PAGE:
By Joanna Moorhead – The Guardian.
The chief medical officer advises women to think about cancer when having a drink. But if I did that every time I had a glass of wine, I think I’d feel the cancer had won
Two years ago I was diagnosed with a breast cancer that I believe was alcohol-related (it was a lobular tumour, the less common kind that many people link to alcohol). But here I am today, sitting in a restaurant about to have lunch with a friend – and a glass or two of wine is definitely on the horizon.
If you’d told me back then what was going to happen to me I’d probably have imagined that, if I was lucky enough to survive, I’d definitely be giving up alcohol. After all, chief medical officer Sally Davies has said that she thinks about the risk of breast cancer every time she has a glass of wine – and the inference of what she says is that the risks aren’t worth it, and she usually sticks to water – and hasn’t even had the disease itself. I have survived it and my cancer, for various reasons to do with the treatment options I took, isn’t a shoo-in for not coming back.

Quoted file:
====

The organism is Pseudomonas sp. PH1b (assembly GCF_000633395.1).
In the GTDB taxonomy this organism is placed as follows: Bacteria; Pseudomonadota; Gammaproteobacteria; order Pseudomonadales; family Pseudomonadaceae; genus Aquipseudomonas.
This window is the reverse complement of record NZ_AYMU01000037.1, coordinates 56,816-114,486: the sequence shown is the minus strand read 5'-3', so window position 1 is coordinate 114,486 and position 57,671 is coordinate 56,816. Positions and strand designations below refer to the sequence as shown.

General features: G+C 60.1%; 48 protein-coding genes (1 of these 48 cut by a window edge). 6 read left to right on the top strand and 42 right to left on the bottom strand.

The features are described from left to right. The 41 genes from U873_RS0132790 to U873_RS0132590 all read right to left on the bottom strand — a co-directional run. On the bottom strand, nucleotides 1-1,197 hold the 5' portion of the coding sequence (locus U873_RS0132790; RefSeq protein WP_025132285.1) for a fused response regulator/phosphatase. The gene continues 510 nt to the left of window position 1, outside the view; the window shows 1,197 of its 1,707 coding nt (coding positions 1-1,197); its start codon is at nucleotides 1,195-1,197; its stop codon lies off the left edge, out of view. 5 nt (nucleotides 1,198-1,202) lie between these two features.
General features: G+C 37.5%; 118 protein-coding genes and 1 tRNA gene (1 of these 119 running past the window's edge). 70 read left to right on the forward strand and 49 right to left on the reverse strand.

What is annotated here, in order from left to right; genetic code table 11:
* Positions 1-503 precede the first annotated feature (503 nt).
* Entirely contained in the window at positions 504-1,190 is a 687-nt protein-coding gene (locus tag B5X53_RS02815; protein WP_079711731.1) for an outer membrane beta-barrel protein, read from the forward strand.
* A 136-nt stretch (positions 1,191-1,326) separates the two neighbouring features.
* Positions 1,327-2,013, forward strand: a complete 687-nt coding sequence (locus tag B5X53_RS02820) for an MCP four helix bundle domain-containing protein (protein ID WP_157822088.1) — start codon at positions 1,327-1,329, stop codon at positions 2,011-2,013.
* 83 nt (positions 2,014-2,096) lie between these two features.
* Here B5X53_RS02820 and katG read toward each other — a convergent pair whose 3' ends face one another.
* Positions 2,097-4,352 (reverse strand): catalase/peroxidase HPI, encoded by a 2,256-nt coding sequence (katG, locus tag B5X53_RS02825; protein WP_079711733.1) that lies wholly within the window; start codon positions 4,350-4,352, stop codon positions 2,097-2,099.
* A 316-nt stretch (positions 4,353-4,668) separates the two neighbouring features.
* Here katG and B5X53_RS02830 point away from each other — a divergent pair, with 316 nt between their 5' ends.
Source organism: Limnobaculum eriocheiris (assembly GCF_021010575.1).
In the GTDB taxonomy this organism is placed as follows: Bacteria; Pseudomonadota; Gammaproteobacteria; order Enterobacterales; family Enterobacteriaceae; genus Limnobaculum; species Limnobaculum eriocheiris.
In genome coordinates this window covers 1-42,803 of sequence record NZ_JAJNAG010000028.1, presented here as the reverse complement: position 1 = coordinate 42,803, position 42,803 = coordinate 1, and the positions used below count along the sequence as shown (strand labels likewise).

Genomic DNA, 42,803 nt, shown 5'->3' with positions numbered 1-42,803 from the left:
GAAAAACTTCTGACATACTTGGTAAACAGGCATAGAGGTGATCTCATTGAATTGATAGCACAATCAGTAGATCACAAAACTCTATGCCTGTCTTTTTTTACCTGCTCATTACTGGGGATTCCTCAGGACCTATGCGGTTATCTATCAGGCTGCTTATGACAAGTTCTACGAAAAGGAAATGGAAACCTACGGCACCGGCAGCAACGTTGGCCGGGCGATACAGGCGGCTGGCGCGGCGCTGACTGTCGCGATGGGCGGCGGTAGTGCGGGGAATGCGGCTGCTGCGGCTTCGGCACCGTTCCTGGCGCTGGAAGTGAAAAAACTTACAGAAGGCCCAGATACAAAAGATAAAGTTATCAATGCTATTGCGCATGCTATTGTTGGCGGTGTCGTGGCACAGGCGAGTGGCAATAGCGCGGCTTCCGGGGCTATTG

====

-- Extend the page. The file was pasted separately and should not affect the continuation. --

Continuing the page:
So why on earth do I still drink, when that nightmare has already visited me once? And there truly were terrible moments on my cancer journey; it was a scary mountain to climb, and I wouldn’t wish it on anyone else.
I guess what it comes down to is quite simply the importance of enjoying life. When I had cancer, I discovered that I didn’t just want to survive…Read the full story.